Nothing has the power to lift the spirit and add personality to a home like a bit of colour.The Resident asks the experts how to use colour in our homes
WORDS Kara O’Reilly
This may come as a surprise to those who know me well – after all, I have been encased in my monochrome uniform of black with hints of white and grey, come sun or snow, since my teen years – but I really love colour. And I really, really love colour used in interiors. From a ‘toe in the water’ accent accessory to a full-on, joyous, ceiling-to-floor number, nothing has the power to lift the spirit and add personality to a home like a bit of well-chosen colour.
The doyenne of how to do colour well is Tricia Guild, Founder and Creative Director of Designers Guild (designersguild.com), which she set up back in 1970; opening the worth-a-trip-to King’s Road flagship in 1972. If you are someone who is nervous of embracing colour, just having a flick through one of Guild’s wallpaper sample books may well prove to be your jumping-off point for a new look at how you decorate. And because she designs in fantastically thought-through co-ordinating collections of wallpapers, fabrics and paint, she makes you feel as if even the most colour-phobic could pull together one of her more exuberant looks.
The use of paint in our homes should reflect the spectrum of colours we encounter. From primary colours of blue and red to the more muted tones of stone and heather, these colours connect our interior with the exterior world
Guild would be the first to say that for colour to work in anyone’s life, they have to choose shades that they are drawn to. This is a view shared by David Mottershead, Managing Director of great British paint company, Little Greene (littlegreene.com) – another of my go-tos when it comes to decorating with colour. He also agrees with Guild that colour runs the full gamut and doesn’t just mean Crayola brights, but also soft neutrals, powdery pastels, moody darks and everything in between.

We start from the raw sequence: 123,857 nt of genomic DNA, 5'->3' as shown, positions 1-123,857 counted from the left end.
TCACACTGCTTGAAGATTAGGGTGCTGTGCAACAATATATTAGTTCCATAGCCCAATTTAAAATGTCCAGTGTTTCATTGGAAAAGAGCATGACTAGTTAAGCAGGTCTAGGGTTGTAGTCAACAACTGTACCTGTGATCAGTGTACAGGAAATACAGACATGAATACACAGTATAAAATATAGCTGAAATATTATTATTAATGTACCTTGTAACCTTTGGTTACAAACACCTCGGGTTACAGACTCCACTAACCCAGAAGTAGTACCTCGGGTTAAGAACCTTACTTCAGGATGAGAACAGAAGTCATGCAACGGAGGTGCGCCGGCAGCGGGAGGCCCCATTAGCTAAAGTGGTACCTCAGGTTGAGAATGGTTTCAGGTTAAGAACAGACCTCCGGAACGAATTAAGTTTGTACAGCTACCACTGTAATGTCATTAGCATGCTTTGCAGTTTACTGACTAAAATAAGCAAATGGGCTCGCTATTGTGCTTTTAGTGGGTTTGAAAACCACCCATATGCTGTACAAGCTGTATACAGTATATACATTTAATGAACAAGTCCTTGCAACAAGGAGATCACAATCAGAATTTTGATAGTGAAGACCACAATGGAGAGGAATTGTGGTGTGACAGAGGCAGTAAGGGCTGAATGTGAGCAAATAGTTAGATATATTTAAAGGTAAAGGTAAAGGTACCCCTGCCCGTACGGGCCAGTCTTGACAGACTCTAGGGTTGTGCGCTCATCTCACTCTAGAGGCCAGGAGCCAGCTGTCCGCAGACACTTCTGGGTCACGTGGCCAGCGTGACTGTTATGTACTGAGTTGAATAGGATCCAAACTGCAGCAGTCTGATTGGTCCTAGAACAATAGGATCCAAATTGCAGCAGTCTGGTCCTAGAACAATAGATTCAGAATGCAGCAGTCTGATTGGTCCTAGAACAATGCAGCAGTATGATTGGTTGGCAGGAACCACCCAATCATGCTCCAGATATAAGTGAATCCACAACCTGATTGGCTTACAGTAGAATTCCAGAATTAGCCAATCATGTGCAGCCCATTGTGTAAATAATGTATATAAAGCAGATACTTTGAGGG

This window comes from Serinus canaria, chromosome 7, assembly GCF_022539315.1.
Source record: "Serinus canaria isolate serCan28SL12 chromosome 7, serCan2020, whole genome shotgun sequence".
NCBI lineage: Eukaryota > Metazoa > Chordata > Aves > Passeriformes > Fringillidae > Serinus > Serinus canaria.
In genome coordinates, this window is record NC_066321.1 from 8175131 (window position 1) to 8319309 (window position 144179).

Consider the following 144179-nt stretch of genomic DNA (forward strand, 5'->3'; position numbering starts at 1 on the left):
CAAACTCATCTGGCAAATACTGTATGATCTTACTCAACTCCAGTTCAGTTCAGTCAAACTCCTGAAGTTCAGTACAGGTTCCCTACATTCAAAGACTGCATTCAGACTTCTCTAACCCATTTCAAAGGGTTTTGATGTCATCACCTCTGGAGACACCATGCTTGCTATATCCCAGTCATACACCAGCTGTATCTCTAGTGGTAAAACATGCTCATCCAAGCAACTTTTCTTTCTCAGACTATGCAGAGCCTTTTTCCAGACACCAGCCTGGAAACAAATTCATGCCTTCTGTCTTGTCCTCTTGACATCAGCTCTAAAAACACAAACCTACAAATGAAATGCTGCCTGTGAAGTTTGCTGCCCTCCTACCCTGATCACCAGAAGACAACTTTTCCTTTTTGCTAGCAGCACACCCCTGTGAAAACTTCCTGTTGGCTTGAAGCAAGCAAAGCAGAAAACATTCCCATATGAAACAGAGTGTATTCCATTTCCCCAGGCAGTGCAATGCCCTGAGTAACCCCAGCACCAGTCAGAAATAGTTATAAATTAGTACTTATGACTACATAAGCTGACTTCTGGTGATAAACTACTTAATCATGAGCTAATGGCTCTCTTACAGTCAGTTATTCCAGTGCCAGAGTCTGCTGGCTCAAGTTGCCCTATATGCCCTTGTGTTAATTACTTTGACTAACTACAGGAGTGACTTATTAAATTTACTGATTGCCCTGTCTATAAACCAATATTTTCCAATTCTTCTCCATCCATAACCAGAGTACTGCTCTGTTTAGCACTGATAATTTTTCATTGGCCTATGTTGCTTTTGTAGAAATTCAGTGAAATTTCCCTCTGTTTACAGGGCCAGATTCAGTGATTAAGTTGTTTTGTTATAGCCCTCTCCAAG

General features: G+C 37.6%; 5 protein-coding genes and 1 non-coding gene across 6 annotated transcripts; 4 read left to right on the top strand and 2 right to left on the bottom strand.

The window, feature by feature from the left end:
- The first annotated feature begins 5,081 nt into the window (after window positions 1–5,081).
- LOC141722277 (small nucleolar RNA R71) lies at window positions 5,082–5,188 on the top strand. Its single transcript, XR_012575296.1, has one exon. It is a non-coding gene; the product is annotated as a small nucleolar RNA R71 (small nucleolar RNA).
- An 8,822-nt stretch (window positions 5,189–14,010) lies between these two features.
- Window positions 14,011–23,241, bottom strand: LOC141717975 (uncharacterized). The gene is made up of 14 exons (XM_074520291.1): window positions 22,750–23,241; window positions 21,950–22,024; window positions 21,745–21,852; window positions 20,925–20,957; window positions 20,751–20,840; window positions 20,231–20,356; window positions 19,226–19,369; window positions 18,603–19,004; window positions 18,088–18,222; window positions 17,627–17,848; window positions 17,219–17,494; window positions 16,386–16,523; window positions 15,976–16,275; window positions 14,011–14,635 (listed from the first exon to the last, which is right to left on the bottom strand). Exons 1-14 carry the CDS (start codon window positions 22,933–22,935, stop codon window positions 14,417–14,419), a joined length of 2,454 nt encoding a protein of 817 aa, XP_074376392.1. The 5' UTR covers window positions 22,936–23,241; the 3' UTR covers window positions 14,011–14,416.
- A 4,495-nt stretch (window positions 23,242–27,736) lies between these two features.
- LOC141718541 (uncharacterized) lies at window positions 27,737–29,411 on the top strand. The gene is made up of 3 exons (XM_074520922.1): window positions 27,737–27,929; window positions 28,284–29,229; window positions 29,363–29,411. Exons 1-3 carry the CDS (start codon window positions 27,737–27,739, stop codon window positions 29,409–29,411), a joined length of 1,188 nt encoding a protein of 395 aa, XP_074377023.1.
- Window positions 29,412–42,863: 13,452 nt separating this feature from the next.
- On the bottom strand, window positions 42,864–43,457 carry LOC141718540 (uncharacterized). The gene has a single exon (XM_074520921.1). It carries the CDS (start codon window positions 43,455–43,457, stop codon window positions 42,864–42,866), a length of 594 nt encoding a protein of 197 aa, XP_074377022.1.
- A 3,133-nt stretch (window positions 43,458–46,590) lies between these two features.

‘The use of paint in our homes should reflect the spectrum of colours we encounter in the world beyond our windows. From primary colours of blue and red to the more muted tones of stone and heather, these colours connect our interior with the exterior world,’ he explains.
IMHO, The Little Greene paint chart – along with those of the influential Farrow & Ball, the soon-to-be-relaunched Paper & Paint Library, and interior designer Abigail Ahern’s bijoux range of dusky shades – should be in every interiorista’s inspirations scrapbook, while recently I have been rather taken by Edward Bulmer Pots of Paint, which is a well-considered range of natural, mineral-pigmented, historical paint colours from the architectural historian.
So, if in among your recent resolutions you have decided to do something to your home, consider picking up a colour-loaded paintbrush or investing in an eye-catching accessory that will make your heart sing every time you see or use it (both Heal’s and Habitat have fabulously hued cushions, throws and tableware in their new spring collections, BTW).
It’s all about baby steps, as Guild suggests: ‘Try adding colour in small doses first: a cushion, a throw or a rug. Or use colour in unexpected ways: paint the insides of cupboards with a vivid shade or use coloured linings for curtains and blinds. While hallways are a great place to use stronger colour, as they are areas that you travel through, so they can enliven and energise you without being over-bearing.’